Why Certain Types of Traps are Called “Booby Traps”


It turns out this has nothing to do with the mammaries of the fairer sex, but rather has its origins in the Spanish word “bobo,” meaning “stupid,” “fool,” or “naïve.” This Spanish word in turn comes from the Latin “balbus” meaning “stammering”, which to the Romans was thought to be a sign of stupidity.

So, essentially, a “booby trap” is a trap that “boobies,” or idiots, are the victims of. Around the same time this first popped up, we also had expressions like “booby prize,” meaning a prize given to a fool. These prizes were usually something completely valueless and often given to the loser of some competition, with the first instance of this appearing in the late nineteenth century.

In the early days, “booby traps” were just simple pranks. As you might expect, the first known instances of this applied to school boys pulling pranks on one another, with the victim then being considered a booby or fool.

For instance, one of the earliest known instances of “booby trap” appeared in the 1868 Chambers Journal where it stated:

A ‘booby-trap’ – it consisted … of books, boots, etc., balanced on the top of a door, which was left ajar, so that the first incomer got a solid shower-bath.

Fast-forward about a half a century and booby traps got a lot more deadly with the WWI usage of calling deadly explosive traps by this name.

You might at this point be wondering where the word “boobies” as referring to breasts came from. It’s generally thought that “boobs” referring to breasts doesn’t have anything to do with the above meanings of things like “stupid.”  Rather, it’s thought that the word in this sense ultimately derived from the Latin “puppa,” meaning “little girl.”  This, in turn, gave rise to “bubbi” in German, then “bubby,” meaning “breast,” in English in the late seventeenth century.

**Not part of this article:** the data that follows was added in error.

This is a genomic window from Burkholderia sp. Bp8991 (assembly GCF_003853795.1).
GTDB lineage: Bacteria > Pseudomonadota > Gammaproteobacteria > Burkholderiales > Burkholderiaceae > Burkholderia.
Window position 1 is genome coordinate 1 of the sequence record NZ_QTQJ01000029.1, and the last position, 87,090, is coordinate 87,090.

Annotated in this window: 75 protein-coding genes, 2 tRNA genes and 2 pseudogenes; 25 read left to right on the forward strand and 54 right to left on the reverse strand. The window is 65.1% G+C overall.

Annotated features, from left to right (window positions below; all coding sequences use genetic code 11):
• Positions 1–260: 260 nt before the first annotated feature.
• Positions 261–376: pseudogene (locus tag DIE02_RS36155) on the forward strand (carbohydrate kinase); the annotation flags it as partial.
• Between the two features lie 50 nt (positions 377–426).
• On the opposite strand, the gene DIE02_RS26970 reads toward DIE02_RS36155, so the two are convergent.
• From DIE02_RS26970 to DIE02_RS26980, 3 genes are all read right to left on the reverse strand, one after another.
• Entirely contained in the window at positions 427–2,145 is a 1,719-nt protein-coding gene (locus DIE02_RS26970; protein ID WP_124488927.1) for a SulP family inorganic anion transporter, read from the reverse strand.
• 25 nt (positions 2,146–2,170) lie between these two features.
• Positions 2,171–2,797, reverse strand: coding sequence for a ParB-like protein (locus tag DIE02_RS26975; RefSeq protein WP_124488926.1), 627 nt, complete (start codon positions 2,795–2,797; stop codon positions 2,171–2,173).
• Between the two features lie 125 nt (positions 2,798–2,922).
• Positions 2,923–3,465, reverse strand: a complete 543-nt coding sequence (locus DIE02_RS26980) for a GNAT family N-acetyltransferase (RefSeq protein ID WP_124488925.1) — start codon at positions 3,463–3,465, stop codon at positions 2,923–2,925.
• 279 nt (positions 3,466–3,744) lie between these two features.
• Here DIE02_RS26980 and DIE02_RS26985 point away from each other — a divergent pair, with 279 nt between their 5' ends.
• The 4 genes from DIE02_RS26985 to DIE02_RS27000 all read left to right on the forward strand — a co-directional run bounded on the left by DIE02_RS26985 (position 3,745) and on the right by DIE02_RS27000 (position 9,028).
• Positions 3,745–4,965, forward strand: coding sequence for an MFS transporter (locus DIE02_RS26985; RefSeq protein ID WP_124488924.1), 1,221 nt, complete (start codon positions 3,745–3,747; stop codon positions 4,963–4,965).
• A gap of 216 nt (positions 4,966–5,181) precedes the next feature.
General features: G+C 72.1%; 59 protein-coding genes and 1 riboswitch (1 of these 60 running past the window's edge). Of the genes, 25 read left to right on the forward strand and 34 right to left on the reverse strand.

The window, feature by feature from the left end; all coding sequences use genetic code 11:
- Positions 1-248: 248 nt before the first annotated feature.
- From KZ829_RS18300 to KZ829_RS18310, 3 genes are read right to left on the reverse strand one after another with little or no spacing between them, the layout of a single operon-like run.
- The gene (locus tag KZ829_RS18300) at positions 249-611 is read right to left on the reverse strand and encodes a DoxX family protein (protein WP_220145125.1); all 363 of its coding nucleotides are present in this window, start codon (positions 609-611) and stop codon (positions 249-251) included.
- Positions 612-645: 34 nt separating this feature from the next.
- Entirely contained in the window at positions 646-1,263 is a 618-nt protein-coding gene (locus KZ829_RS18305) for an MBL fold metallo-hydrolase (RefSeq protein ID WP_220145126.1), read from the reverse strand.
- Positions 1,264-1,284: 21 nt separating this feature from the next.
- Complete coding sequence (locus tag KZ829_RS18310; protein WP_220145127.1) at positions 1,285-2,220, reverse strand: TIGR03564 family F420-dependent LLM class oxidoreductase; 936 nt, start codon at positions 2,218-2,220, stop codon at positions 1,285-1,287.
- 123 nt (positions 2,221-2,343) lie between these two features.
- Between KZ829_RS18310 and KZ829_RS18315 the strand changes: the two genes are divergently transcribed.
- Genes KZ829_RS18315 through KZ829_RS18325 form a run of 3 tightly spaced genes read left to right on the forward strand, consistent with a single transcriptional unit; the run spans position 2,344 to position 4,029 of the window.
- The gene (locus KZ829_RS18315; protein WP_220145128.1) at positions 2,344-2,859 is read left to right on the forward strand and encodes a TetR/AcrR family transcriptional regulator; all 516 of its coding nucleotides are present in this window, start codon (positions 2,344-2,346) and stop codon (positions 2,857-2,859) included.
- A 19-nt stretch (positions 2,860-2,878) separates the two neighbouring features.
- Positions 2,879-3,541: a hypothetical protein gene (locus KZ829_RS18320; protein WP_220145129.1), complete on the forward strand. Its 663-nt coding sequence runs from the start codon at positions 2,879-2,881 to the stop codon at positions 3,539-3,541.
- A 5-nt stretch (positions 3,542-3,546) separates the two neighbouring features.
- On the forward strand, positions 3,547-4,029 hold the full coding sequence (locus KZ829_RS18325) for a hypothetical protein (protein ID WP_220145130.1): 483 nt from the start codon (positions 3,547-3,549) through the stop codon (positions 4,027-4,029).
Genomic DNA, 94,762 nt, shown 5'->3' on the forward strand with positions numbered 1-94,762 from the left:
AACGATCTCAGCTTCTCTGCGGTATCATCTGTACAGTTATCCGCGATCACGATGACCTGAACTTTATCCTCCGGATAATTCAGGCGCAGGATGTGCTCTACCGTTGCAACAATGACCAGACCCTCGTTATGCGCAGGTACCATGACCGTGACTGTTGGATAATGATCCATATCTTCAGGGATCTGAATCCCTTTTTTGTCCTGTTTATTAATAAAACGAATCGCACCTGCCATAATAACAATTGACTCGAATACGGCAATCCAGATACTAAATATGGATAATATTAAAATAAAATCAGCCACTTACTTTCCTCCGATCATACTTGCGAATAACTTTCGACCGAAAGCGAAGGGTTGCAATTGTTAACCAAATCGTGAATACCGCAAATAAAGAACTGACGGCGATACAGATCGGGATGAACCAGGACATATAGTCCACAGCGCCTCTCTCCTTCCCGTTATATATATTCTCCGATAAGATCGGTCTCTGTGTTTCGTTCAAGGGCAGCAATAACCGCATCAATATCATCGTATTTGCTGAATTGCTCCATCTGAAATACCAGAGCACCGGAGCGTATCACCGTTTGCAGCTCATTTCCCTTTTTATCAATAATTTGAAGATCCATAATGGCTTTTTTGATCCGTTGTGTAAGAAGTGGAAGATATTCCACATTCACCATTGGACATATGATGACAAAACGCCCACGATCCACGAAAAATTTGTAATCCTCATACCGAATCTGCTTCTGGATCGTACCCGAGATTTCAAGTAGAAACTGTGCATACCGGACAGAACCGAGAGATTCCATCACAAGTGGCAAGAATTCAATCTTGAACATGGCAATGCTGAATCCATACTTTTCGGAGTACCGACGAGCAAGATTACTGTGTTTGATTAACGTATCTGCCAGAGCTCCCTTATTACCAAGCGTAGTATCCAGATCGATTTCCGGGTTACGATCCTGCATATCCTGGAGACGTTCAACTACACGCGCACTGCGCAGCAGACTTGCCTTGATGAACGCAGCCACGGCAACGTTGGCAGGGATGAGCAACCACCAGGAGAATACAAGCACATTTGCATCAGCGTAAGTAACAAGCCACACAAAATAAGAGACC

According to the OED, the first instance of “bubby” referring to breasts was in Thomas d’Urfey’s New Collection of Songs and Poems published in 1683 where he states

The Ladies here may without Scandal shew Face or white Bubbies, to each ogling Beau…

As for the transition to “boobies,” according to the OED the first documented instance of this didn’t pop up until the early twentieth century in Henry Miller’s 1934 work Tropic of Cancer where it’s stated,

She was lying on the divan with her boobies in her hands…

The first documented instance of the shortened version of boobies, “boobs,” was also courtesy of Henry Miller, this time in his work Sexus which he began writing in 1942 and was published in 1950:

I felt her sloshy boobs joggling me, but I was too intent on pursuing the ramifications of Coleridge’s amazing mind to let her vegetable appendages disturb me…

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Bonus Fact:

  • The word “booby,” in English, first popped up in the sense of “fool” or “dummy” around the late sixteenth century and was within decades applied to birds of the Sula genus. These birds have very large feet that make them look clumsy and foolish when they walk or run, instead of fly. In addition, they would often land on ships and were exceptionally easy to catch, making them popular fair for sailors, who began calling these birds “boobies” for their perceived stupidity.
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  • I read the title and instantly felt a sense of excitment as I read feverishly to see if there was any link between booby traps and boobies. 1. Thanks for covering that angle. 2. I did not like the answer!

  • Boobies have a different meaning here in Oz, but thanks for educating me!

  • That is just wrong it was originally traps sailors made for the blue footed booby bird